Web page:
Electronics: sensing, logic and actuation
Electronics underpins almost every facet of the modern world, controlling the smallest of surgical instruments to the largest of passenger planes, with imminent new developments such as autonomous cars and collaborative robots. You’ll gain industrially relevant skills in the core aspects of electronics: sensing gives detailed awareness of the world, logic makes smart decisions and actuation produces tangible outputs. The theory you’ll learn is applicable industry wide, enhanced by regular sessions in our remote laboratory where you’ll personally have full real-time control over state-of-the-art electronics equipment, from your own computer.
What you will study
This module will provide you with an introduction to the broad spectrum of activities that comprise electronic engineering, and the analytical methods needed to support it. It is designed to give continuity into Electronics: signal processing, control and communications (T312). The combined modules will have a strong emphasis on the development of the practical knowledge and skills required by industry.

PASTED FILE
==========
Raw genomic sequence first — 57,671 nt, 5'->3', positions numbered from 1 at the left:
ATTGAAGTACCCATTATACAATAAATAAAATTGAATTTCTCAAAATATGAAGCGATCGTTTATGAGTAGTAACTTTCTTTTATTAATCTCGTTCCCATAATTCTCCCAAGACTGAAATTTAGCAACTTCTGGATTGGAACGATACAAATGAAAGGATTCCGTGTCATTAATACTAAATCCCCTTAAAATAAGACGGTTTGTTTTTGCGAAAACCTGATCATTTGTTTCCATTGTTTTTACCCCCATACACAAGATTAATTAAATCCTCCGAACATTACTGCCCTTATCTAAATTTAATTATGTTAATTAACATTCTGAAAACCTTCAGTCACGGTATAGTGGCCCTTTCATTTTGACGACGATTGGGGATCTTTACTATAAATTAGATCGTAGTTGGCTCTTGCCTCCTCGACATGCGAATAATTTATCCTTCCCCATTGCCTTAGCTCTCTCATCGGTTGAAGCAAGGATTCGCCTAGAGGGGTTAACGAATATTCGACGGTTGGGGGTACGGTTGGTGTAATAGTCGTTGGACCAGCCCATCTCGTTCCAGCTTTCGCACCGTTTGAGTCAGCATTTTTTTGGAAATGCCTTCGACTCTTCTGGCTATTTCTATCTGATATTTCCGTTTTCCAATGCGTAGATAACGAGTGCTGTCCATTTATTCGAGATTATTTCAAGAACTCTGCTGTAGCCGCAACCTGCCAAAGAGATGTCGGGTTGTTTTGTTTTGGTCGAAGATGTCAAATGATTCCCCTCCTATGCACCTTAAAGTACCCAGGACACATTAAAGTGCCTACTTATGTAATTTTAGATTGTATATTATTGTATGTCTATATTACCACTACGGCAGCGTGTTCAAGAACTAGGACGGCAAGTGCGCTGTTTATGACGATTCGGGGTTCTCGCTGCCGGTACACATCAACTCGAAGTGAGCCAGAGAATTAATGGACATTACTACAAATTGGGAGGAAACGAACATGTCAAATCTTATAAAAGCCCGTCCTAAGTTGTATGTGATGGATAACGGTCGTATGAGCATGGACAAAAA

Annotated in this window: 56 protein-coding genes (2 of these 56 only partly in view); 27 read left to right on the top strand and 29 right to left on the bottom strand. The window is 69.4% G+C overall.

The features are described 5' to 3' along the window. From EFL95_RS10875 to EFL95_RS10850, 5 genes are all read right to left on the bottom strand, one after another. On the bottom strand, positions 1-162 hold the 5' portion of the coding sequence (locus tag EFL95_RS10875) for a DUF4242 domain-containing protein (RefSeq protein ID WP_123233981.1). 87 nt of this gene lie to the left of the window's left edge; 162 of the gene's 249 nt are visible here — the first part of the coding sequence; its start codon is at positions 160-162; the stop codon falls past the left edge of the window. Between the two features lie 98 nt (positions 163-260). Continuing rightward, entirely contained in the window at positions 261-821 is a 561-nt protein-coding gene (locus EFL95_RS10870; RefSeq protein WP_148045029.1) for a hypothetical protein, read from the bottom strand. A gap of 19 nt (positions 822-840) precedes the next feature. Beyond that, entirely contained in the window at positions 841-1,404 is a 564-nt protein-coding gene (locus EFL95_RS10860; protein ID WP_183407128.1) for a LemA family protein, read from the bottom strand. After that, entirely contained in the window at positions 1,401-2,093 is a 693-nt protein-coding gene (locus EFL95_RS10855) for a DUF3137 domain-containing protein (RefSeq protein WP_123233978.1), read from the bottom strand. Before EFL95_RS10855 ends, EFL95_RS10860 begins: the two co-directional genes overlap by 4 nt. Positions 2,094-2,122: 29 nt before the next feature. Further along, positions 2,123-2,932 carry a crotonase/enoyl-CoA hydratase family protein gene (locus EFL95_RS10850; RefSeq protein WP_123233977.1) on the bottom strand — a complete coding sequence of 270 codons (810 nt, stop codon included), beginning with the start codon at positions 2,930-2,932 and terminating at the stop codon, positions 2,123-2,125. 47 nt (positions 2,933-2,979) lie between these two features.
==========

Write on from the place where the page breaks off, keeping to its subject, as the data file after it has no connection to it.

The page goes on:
It’s presented in five blocks. The first block introduces the module and shows how sensors, logic and actuation are combined to make working systems. The context of the overall module is the sensing–logic–actuation cycle, in which electronic systems (i) collect information about their environment through sensors responding to light, sound and other physical phenomena, (ii) use logic and signal processing to reason about the sensor data in the context of what they already know, in order to plan and decide what to do next, and (iii) control their motors and actuators such as wheels, legs, arms, and grippers to move and operate successfully within their environment. The theory will be illustrated by many electronic systems, from the devices that are everywhere in our homes and everyday lives to state-of-the-art systems across a range of application areas.
Block 1: introduction – This block introduces and motivates the module, explaining the roles of sensing, logic and actuation in electronics engineering. Building on the basic theory of electricity, you’ll learn about common electronic devices and how they work together to make circuits with standard functionality. You’ll learn how to read and draw schematic diagrams for electronic systems. This is supported by the industry-standard Multisim Live circuit design and simulation software. You’ll be introduced to the OpenEngineering Laboratory, and conduct an experiment on a driven pendulum that produces sine wave signals similar to those you’ll see in electrical and electronic systems.